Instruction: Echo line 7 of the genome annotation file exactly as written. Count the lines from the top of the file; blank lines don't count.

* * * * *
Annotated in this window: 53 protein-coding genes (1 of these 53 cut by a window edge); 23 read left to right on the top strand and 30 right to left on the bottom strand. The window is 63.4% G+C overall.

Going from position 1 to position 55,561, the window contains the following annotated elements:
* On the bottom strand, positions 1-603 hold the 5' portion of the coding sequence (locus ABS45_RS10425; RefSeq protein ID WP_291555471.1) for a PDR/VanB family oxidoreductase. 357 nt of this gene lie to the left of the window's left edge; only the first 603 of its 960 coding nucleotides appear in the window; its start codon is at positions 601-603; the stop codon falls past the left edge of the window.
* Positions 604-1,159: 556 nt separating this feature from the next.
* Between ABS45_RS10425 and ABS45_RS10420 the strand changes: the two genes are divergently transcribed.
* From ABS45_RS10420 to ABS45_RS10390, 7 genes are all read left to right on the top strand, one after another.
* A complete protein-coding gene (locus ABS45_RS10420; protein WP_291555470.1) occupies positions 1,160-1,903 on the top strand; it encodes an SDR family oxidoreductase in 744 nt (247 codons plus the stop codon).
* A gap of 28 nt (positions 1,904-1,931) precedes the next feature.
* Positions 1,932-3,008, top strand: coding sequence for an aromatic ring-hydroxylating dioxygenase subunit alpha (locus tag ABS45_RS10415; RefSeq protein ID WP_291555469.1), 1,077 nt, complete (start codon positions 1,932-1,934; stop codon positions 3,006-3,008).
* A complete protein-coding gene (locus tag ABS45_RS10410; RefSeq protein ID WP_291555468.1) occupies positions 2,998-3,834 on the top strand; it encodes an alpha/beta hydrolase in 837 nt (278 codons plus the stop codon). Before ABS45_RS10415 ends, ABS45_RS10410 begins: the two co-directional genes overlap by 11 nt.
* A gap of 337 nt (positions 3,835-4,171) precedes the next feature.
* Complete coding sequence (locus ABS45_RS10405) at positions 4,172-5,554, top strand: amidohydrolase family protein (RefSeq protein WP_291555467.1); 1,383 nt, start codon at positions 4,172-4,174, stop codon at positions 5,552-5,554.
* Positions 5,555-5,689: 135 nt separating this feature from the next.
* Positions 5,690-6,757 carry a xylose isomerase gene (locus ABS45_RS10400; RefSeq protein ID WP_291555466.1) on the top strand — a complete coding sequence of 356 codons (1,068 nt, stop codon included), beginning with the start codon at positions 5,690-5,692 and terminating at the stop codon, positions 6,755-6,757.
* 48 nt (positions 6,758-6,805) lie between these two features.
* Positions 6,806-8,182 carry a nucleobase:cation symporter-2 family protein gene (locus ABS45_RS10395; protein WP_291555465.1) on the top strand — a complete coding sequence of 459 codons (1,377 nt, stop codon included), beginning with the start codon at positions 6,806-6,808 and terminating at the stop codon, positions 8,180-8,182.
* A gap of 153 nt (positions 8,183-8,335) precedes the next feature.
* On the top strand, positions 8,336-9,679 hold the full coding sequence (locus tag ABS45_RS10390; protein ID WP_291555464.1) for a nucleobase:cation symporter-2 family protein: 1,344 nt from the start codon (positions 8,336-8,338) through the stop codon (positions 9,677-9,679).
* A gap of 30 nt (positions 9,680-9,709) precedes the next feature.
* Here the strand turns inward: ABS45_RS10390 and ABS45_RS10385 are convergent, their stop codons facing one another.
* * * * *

* A complete protein-coding gene (locus ABS45_RS10420; protein WP_291555470.1) occupies positions 1,160-1,903 on the top strand; it encodes an SDR family oxidoreductase in 744 nt (247 codons plus the stop codon).